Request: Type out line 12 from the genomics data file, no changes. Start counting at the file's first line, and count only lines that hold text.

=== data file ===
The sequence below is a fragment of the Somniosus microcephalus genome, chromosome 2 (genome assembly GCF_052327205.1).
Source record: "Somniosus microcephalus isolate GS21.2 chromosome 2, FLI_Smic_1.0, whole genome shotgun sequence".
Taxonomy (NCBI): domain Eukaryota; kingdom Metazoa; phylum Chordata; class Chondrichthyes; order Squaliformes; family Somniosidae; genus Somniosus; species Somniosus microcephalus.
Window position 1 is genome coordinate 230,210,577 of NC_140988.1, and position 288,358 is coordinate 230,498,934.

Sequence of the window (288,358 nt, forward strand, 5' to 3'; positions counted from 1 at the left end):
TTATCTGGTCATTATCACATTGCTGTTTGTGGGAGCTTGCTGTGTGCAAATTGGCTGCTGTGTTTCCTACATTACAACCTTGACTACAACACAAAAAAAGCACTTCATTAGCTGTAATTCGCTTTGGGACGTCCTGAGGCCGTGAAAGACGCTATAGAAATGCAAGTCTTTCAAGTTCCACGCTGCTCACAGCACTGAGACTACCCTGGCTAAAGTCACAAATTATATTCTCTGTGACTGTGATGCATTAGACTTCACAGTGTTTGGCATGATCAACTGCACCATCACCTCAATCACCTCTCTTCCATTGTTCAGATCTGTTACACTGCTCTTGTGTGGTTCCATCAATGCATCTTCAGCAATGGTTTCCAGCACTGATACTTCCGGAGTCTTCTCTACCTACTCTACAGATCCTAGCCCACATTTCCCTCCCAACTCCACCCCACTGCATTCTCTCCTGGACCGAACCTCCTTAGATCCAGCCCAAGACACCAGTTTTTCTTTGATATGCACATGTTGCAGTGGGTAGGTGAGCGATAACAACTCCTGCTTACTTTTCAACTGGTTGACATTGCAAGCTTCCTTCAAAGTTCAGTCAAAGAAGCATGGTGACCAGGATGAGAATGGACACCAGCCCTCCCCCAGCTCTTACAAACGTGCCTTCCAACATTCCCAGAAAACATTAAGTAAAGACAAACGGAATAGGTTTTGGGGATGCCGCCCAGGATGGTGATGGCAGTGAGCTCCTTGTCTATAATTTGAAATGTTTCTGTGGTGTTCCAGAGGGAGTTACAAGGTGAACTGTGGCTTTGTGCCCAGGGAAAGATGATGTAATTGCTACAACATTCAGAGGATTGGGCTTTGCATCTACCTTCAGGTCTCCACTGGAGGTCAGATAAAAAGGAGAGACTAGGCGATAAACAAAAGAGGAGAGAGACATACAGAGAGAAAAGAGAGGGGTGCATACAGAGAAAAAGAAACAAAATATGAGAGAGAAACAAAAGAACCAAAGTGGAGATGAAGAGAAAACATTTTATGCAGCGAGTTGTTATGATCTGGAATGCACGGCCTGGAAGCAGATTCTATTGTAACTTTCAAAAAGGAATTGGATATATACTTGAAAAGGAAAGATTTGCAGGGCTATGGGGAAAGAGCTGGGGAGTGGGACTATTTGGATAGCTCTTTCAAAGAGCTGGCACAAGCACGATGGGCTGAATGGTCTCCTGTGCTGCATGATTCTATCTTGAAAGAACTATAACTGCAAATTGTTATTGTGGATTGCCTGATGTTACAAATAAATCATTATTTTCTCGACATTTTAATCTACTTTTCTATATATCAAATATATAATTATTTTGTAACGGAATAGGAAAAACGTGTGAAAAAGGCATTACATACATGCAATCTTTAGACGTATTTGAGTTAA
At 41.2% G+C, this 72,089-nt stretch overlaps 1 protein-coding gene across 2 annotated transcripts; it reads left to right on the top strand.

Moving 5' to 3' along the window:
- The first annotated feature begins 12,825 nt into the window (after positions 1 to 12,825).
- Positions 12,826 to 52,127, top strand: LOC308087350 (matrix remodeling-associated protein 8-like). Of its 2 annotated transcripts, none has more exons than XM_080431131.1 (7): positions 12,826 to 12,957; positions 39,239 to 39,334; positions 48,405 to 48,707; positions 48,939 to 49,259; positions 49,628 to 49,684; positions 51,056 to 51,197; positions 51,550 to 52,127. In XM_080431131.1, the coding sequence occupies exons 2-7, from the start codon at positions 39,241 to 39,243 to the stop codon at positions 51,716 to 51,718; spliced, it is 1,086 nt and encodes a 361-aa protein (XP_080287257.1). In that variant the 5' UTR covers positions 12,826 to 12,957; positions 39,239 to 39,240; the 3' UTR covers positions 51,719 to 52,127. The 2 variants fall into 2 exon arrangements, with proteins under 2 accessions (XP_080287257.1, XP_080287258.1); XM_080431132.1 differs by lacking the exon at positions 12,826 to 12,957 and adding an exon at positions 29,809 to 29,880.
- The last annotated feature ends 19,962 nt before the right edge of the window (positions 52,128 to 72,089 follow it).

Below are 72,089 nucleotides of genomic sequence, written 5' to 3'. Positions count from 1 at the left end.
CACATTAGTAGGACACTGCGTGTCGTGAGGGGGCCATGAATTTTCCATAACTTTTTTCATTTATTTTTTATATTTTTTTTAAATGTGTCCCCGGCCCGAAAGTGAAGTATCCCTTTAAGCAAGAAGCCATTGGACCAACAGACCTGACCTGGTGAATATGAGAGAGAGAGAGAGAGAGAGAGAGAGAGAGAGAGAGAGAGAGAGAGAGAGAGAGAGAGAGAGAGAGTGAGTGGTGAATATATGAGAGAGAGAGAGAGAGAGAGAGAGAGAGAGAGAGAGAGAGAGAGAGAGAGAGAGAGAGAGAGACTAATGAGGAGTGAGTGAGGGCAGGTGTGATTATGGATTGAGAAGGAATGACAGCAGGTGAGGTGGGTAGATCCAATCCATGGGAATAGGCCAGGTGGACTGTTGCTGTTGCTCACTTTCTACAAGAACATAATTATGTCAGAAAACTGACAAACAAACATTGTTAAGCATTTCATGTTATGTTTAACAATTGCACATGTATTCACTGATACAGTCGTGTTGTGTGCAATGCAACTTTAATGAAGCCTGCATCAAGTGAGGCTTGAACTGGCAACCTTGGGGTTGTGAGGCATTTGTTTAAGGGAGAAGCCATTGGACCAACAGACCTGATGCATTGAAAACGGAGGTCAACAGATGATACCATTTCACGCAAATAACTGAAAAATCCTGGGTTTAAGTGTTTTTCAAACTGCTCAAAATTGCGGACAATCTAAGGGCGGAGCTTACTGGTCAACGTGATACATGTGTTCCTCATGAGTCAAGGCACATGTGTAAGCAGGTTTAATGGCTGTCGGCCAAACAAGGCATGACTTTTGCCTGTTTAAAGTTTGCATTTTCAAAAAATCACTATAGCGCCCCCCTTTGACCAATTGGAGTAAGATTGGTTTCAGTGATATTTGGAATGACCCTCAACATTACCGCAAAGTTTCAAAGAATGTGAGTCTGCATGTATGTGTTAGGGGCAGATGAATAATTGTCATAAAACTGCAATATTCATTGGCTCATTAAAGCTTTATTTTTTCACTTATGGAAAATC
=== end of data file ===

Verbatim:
Below are 72,089 nucleotides of genomic sequence, written 5' to 3'. Positions count from 1 at the left end.